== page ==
At a Glance


  • STEM
  • Physics

Instructional Level

  • College & CEGEP
  • University


  • Waves, Optics and Modern Physics

Tasks in Workflow

Social Plane(s)

  • Individual
  • Group

Type of Tasks

  • Discussing
  • Solving problems
  • Writing

Technical Details

Class size

  • Small (20-49)
  • Medium (50-99)


  • Single class period (< 90 mins)

Instructional Purpose

  • Consolidation & metacognition


In this activity, reflective writing on waves informs and provides the basis for the instructor’s in-class plan.

Students begin by completing a reading assignment on waves, introducing concepts such as wavelength, phase, and types of waves. As students read, they “free-write” a reflective writing about the concepts they struggle to understand. They should write any problems they encountered or questions they still have after completing the reading. The writing should only be a few paragraphs. The writing is submitted online at least 3 hours before class.

Prior to the class, the instructor reads through a sample of the reflective writings, and imports all of them into a word cloud generator (such as The word cloud gives the instructor an overview of the topics most commonly mentioned, and the sample gives specific and idea of exactly what students are struggling to understand. The instructor annotates a few examples of the reflective writings to use as visual aids in class. These should be anonymized.

In class, students are assigned to groups of 3-6 and told to come up with a “superquestion”, a question related to the reading which none of them can answer. In doing so, they answer each other’s questions. The instructor then leads a class discussion in which the answer to each groups’ super-question is explored.

For the rest of the class, the instructor presents a series of problems (or other tasks) to be completed in groups, chosen based on the reflective writings to cover misconceptions or difficulties the students had. Between each problem, the instructor recaps the material either through discussion or mini-lectures, using the annotated reflective writings when appropriate.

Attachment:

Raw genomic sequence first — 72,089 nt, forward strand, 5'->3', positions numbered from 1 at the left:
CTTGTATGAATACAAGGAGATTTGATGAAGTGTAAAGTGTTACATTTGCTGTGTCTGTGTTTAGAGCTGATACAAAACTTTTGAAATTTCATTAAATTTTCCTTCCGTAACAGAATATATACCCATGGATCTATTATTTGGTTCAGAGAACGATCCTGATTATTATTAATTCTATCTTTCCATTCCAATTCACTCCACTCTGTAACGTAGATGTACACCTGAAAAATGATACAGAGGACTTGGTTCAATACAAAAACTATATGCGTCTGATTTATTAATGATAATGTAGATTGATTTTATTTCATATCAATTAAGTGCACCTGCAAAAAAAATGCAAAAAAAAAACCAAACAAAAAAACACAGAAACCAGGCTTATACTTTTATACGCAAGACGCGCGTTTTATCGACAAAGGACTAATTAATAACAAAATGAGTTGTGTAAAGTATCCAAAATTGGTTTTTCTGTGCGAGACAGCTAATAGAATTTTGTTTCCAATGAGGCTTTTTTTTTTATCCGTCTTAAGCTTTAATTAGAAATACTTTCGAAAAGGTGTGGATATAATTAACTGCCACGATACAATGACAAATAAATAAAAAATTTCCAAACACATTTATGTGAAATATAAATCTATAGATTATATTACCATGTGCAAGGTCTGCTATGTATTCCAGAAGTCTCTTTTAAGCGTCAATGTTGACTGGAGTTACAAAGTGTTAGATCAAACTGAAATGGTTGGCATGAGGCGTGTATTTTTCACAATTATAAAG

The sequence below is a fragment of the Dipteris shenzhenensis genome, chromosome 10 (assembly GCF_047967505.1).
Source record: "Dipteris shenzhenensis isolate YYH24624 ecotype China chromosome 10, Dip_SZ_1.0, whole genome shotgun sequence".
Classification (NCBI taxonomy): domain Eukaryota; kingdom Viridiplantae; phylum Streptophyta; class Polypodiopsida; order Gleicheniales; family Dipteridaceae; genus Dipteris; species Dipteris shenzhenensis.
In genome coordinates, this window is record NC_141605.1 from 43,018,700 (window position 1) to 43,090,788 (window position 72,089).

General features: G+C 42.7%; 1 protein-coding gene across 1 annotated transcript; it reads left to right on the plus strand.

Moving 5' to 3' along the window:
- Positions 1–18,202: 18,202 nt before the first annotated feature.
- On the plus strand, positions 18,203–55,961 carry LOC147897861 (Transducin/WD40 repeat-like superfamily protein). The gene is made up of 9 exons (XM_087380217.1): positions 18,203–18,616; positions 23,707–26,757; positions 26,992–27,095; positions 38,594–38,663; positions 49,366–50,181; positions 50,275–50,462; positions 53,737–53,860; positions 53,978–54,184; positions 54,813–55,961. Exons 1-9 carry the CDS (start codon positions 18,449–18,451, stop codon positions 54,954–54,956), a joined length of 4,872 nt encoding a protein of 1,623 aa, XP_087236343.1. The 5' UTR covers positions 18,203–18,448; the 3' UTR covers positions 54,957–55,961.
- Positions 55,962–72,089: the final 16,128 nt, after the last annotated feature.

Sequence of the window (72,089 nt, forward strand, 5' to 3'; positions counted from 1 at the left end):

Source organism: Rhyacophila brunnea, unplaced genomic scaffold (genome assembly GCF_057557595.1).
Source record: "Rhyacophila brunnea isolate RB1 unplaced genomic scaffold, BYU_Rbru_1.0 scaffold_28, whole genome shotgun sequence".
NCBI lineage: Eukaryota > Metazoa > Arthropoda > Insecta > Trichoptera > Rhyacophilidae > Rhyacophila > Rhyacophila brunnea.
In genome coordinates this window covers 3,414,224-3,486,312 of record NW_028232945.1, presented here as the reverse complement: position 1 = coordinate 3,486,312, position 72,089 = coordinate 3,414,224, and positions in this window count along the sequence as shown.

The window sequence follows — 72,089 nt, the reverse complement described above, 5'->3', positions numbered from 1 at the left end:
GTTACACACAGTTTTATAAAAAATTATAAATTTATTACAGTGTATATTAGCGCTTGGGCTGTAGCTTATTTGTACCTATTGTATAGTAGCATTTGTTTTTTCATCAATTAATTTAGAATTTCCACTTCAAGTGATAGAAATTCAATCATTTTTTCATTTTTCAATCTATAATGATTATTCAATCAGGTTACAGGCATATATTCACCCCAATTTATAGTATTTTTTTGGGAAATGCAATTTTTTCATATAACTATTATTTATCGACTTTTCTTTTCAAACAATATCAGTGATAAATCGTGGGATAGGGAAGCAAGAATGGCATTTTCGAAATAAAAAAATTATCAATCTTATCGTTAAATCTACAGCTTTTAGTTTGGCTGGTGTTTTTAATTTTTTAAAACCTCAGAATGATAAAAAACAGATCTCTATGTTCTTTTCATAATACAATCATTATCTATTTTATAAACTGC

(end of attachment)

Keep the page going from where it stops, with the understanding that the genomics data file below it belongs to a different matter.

Instructional Objectives

Students will familiarize themselves with introductory topics related to waves.

Workflow & Materials


Activity Workflow

View on CourseFlow

Contributor's Notes

Chris Whittaker

Chris Whittaker

Dawson College, Montreal


The general strategy used here has the benefit of being content independent – though the example used is for waves, this works equally well for any topic.

Reflective writings force the students to read the textbook and solidifies their understanding as they try to identify topics they do not understand. The students come to class with better prior knowledge and deeper prior questions.

Basing the lectures on the reflective writings saves time, as you only cover the topics the students are struggling with. It also allows you to be more targeted in terms of what activities you do.

In an active learning classroom, you have to get students taking risks. That means it must be a safe place to reveal ignorance. This rewards that – don’t take marks off because students don’t understand a topic. This activity also helps students realize either that they they are not the only ones having trouble with a topic or, if they did understand it, they realize that they can help others.


The greatest challenge is maintaining the benefits throughout the whole semester and making sure they are writing these for themselves, not just for you. As soon as they are writing what they think you want to see, the benefit is severely diminished.


You can start with small short problems that tackle just a single part each time, scaffolding them to more complex problems. Be careful in ramping up the difficulty. A good way to do this is by using the Knight student workbook. This bridges the gap between the theory and the problems.

Grading should be based only on whether the writing was completed and on topic, not on their actual understanding (a scale of 0, 1, or 2 is a good way to go, most students should be earning a mark of 2/2). Later you can start marking based on quality, but again marks should never be given based on the student’s understanding.

When doing the superquestions or answering student questions, some instructors like to ask if any other students know the answer. This should not be done, as it discourages students from taking risks when one student gets to be a show-off.

Applied Strategies


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